Summary: God made a promise—a covenant with Abraham. That covenant, which is based on faith and not on the law, is still valid today.

Galatians 2:15-21 “Promises Kept”


We are a people who believe that justice is one of our unalienable rights along with life, liberty, and the pursuit of happiness. We are frustrated when justice doesn’t take place. For example, we don’t like the lack of closure in the Jodi Arias trial, which was caused by the jury’s failure to determine her punishment. Some people are still upset that O.J. Simpson wasn’t convicted of murder. The fact that not one of the people who were responsible for this county’s economic collapse and the loss of millions of homes and jobs has been brought to justice eats at a lot of people.

We want lady justice to be blind and fair unless it involves us—then we’d like a little slack.


Paul was an expert at keeping the law, but he also knew what every Jew knew—that the law wasn’t enough. It is an empty life simply following rules and trying to please God and everyone else.

Most of us have encountered a person whom we tried valiantly to please, but never could. It might have been a parent, coach, teacher, or even a friend. We’d work harder, longer, better, in a vain attempt to receive their praise. It never came. Some people see God from that perspective—that God can never be pleased.

Add to our inability to please others to the fact that we often can’t please ourselves. We are not the people we want to be. There are things in our lives of which we are ashamed. We’d like to receive some slack, but we don’t even give ourselves slack.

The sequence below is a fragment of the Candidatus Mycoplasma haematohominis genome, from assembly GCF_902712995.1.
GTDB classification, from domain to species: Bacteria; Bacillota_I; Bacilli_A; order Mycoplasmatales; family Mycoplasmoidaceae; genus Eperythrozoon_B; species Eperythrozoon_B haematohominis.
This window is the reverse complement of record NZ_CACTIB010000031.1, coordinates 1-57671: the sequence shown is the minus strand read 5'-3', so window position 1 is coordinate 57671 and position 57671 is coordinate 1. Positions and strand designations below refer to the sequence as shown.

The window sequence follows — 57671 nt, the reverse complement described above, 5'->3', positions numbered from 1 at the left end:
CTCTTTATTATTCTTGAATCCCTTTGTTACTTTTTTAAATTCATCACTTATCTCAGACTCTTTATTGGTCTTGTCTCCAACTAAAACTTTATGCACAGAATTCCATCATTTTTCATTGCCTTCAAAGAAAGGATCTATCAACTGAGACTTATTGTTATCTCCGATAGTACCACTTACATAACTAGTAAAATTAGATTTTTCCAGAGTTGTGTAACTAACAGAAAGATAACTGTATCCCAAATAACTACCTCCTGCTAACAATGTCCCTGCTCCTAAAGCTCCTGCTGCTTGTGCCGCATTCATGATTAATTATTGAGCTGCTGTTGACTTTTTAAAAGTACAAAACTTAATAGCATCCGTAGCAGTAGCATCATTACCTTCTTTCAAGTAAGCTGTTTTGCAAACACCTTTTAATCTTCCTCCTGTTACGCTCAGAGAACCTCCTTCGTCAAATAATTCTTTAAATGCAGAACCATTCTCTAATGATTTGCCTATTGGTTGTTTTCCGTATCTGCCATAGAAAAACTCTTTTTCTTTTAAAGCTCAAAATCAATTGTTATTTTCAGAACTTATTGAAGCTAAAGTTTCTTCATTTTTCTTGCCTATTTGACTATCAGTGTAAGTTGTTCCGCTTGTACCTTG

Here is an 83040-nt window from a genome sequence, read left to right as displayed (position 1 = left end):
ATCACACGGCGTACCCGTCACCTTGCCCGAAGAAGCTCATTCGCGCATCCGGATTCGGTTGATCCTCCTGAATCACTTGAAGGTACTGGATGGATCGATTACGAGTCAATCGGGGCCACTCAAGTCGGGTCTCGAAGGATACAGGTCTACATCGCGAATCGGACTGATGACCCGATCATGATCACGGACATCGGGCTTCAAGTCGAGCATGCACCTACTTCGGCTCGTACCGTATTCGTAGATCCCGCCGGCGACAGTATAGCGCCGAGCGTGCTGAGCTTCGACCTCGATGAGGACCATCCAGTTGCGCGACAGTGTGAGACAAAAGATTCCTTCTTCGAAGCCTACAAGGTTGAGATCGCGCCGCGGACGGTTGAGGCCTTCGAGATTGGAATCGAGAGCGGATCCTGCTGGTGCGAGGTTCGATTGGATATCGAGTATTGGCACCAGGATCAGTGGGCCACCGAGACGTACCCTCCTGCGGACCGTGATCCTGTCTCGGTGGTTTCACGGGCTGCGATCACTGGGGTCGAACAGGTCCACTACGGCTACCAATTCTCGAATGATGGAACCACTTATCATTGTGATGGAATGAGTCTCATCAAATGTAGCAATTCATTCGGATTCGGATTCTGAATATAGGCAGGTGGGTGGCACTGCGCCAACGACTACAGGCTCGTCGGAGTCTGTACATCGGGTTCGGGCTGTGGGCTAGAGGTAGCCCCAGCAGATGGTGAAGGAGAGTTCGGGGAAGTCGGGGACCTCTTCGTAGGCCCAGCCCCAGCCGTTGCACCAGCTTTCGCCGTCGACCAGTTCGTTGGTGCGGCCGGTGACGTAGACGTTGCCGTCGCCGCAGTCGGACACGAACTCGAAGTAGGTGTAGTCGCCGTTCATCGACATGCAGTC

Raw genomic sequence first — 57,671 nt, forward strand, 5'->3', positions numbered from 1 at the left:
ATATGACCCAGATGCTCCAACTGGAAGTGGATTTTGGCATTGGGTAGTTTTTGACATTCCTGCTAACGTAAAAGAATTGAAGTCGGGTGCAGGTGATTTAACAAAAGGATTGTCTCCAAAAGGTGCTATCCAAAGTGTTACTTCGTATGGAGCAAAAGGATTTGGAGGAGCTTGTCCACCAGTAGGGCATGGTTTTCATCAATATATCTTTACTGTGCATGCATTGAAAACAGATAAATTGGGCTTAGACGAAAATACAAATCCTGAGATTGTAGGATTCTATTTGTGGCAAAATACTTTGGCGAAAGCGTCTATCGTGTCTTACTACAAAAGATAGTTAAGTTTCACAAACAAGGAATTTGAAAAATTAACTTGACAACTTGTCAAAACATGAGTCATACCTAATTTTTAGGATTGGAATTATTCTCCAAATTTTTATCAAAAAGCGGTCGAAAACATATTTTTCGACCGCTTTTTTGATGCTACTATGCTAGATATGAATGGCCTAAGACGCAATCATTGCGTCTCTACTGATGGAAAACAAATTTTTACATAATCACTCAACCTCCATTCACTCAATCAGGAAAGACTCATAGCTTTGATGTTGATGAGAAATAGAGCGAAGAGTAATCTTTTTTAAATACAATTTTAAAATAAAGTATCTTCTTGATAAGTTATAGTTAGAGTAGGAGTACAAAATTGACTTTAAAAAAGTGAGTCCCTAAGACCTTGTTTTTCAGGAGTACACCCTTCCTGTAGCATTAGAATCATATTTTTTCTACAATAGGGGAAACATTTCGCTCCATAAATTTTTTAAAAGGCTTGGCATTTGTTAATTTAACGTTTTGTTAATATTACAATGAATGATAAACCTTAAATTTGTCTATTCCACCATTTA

The law kills. When we arrive at the realization that the law leaves us empty, then the only thing we have left is Jesus—God’s love, grace and forgiveness in Jesus. We become dead to the law and alive to Christ. It is then that we experience true justice, freedom and life.


Sometimes life is tough. At these times, people may slap us on the back, as a way of encouragement, and exhort us to keep the faith. That’s tough to do. When our loss is so great, or our pain excruciating, or our life so changed, keeping our faith may be beyond difficult. God is distant, and our prayers bounce off the ceiling.

I have often said that at these times it is important to be a part of a Christian fellowship. When one is a member of a group of Christians, others can believe for us, when we find it difficult or impossible to keep the faith.

Paul takes it one step further. He has something even more constant than the love and support of our brothers and sisters in Christ. In verse 16 Paul writes that we are justified by Jesus’ faithfulness. (There is some controversy over varying translations. Some say “justified by [our] faith in Christ,” while others translate it as “justified by Christ’s faithfulness.”)

Even though we struggle with faith, Jesus is consistently faithful to us. His love, grace, forgiveness, and presence are constants in our lives.

When we stop relying on our faith and begin to rely on Jesus’ faithfulness, we begin to experience true freedom and life.


Paul closes this part of his letter with one of the most powerful and confusing statements—that he has been crucified with Christ and that it is no long he who lives but Christ lives in him. Wow!

We have been crucified—we have died to the old. We have died to the law and to trying to be perfect in every way. We have died to relying on our faith to get us through. We now live celebrating Jesus’ faithfulness. We live rejoicing in God’s grace and love.

Living in that close relationship with Christ, empowers us to live a free, forgiven and abundant life.


Once again, Paul has reminded us to turn our eyes away from ourselves and look to Jesus. Jesus’ life, death, resurrection, and faithfulness provide us with everything we need to live as children of God.


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